5 Songs We Can't Stop Listening To with guest Broken Social Scene
5 Songs We Can't Stop Listening to is a collection of our newest favorite songs. And Every week we ask an artist that we love to tell us about the music they love.
Listen to the whole thing in the player below.
1. Broken Social Scene picks “On My Own” by Patti LaBelle feat. Michael McDonald
We always like to start off the week by asking one artist that we love to tell us about a song that they love.
The band Broken Social Scene was formed in Toronto, Canada in 1999. They’ve released many albums and have had almost 30 members come in and out of their band. Brendan Canning has been there through it all. Their new album is “Hug of Thunder” and I’m here with Brendan Canning of Broken Social Scene.
Justin Barney: Alright Brendan what is one song that you can’t stop listening to?
Brendan Canning: Lately it’s been “On My Own” by Patti Labelle with Michael McDonald.
Justin Barney: Why that?
Brendan Canning: I was in my neighbors basement and he had a crate of records and he had a Patti Labelle record and I was like “oh yeah I remember that song.” I came home and put it on and it just gets so epic by the end.
We had a post-show bowling match in St. Louis with Frightened Rabbit and the DJ was playing mostly up tempo stuff and I was like, “Hey man do you have Michael McDonald, Patti Labelle?” and he was like “Yeah, I’ll play that for you.” So that came on while we were bowling.
It’s funny; you mention that song to some people and immediately they just start singing it. I realized there are some people out there who really like that tune.
- “On My Own” was released in 1986 on her album, “Winner in You.”
- Listen if you like: mid-80’s R&B ballads, Michael McDonald, Kenny Loggins
2. Darlingside – “Eschaton”
Eschaton reminds me a lot of the indie music that came out in the early to mid oughts. Music like Sufjan Stevens, Milwaukee’s Maritime, and just kind of the warm soft indie rock of that era which is the time that I kind of “came into” music. And I think memory and nostalgia are a lot of what drives us to like anything, especially music.
So this song is warm and pleasant and nice. There is something about it that seems fitting for light flurries of snow as well.
- Listen if you like: Sufjan Stevens, Maritime, mid-oughts indie rock
3. Luna picks “S-S-S-Single Bed” by Fox
The band Luna has been described by Rolling Stone as, “the best band you’ve never heard of.” They formed in 1991, they have a handful of studio albums including their latest “Sentimental Education.” I’m here with Dean Wareham lead singer of Luna.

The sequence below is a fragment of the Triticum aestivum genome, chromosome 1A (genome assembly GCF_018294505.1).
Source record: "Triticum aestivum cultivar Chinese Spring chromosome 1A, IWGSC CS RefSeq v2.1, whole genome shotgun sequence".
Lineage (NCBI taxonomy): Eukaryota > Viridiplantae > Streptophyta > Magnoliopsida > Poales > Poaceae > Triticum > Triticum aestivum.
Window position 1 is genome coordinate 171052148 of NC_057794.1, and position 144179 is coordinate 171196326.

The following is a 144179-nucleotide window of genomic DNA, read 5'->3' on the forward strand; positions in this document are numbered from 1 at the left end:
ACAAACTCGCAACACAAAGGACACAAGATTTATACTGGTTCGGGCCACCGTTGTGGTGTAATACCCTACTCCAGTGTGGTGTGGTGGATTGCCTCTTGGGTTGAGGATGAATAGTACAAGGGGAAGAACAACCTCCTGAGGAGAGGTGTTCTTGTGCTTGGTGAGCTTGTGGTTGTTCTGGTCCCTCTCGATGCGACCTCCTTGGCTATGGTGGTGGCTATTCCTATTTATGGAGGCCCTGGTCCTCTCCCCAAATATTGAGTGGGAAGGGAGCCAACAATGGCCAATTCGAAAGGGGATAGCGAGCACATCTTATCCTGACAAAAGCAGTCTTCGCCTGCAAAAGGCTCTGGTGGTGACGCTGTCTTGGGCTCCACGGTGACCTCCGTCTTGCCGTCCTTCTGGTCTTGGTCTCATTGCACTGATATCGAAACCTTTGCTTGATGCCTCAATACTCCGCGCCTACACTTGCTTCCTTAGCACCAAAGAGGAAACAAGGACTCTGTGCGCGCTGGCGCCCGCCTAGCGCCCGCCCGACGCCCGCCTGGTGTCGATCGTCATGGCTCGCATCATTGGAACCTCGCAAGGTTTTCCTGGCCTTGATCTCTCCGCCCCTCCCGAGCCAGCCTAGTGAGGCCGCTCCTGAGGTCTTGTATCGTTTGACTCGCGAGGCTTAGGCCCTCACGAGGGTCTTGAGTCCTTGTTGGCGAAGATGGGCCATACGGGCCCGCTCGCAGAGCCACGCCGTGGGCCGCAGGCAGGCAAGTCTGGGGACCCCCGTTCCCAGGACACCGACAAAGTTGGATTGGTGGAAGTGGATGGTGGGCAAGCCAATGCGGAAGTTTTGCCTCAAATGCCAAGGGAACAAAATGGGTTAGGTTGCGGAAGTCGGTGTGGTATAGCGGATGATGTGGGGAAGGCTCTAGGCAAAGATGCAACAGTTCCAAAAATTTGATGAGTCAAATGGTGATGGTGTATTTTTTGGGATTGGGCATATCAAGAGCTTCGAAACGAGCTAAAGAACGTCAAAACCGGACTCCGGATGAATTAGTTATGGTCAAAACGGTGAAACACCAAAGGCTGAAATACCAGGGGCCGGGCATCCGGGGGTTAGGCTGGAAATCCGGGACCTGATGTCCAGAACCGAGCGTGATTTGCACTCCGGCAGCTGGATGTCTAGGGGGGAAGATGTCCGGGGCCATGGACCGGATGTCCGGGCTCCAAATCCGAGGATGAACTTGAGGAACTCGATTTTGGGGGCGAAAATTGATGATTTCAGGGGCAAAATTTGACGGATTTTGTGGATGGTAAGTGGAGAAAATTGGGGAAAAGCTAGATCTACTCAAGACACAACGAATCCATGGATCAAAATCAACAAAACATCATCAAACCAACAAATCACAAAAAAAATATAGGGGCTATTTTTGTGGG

Justin Barney: Dean, what is one song that you can’t stop listening to?
Dean Wareham: Lately this song called “S-S-S-Single Bed” Which was a song from my childhood. The band was Fox and it’s from 1976. I lived in Sydney, Australia and it was a #1 hit there. It was a big hit in England too, but not at all in the United States. I remember seeing the videos and there was this sexy lady singing the song, her name was Noosha and she has a lisp so it’s one of those songs with a lisp in it.
Justin Barney: I love that. It’s like this imperfect thing but it really makes the song.
Dean Wareham: Well this one should’ve been a hit worldwide. It’s great and it’s infectious.
4. Jorja Smith - “On My Mind”
Justin Barney: From the music desk at 88Nine Radio Milwaukee, I’m Justin Barney.
Tarik Moody: And I’m Tarik Moody.
Justin Barney: This is “5 Songs We Can’t Stop Listening To” and I’m here with Tarik a.k.a. “The Architect.” Tarik, what are you listening to.
Tarik Moody: I’ve been listening to it forever since I saw her live at Afropunk in August. It’s Jorja Smith and the song is “On My Mind.” Every song she’s done has been amazing but this reminds me of early U.K. garage and two-step, and when I saw her preform that live, the crowd was bouncing up and down and singing. I rarely dance at shows and she got me hopping around.
She just recently won the Brits Critic’s Choice Award which is equivalent to the premium Grammy Award. Makes it even sweeter with people who’ve won it in the past like Adele, and Sam Smith.
Justin Barney: So she’s going to be the echelon with those two?
Tarik Moody: Yeah she’s only like 20 years old and she was working at Starbucks when she wrote those songs. She’s also coming to Chicago in May.
- Listen if you like: Rhythm Lab, Cautious Clay, FKA-Twigs
5. The Weakerthans - “The Reasons”
We are to the point in the year where we’re making list. The Top 10 albums of 2017. One of my favorite parts of the year. And I will make one, but this year I’m making two lists. And I encourage you to do the same.
One list will be your standard Best of 2017 list. All albums that came out in the past calendar year. But the second list will be the Best Albums That You Discovered in 2017.
That mid-70’s album of Nigerian synth rock? On the list! Because regardless of when an album was actually released, the minute you discover it is the moment it is released, in your mind.
So I’m making two lists this year and I hope you do the same.
This album by The Weakerthans came out in 2003. But I discovered it because lead singer, John K. Sampson, opened for Craig Finn at the Cactus Club and I fell in love with him. When I finished his solo work I worked backward to his band The Weakerthans formed in Winnipeg Canada in the late 90’s. I love this song because it has this line, “ I know, you might roll your eyes at this, but I’m so glad that you exist.”
He’s aware that what he is saying is corny and sentimental, but he says it anyway.
- “The Reasons” was released in 2003 on The Weakerthans’ album, “Reconstruction Site.”
- Listen if you like: The Hold Steady, The Mountain Goats, John K. Sampson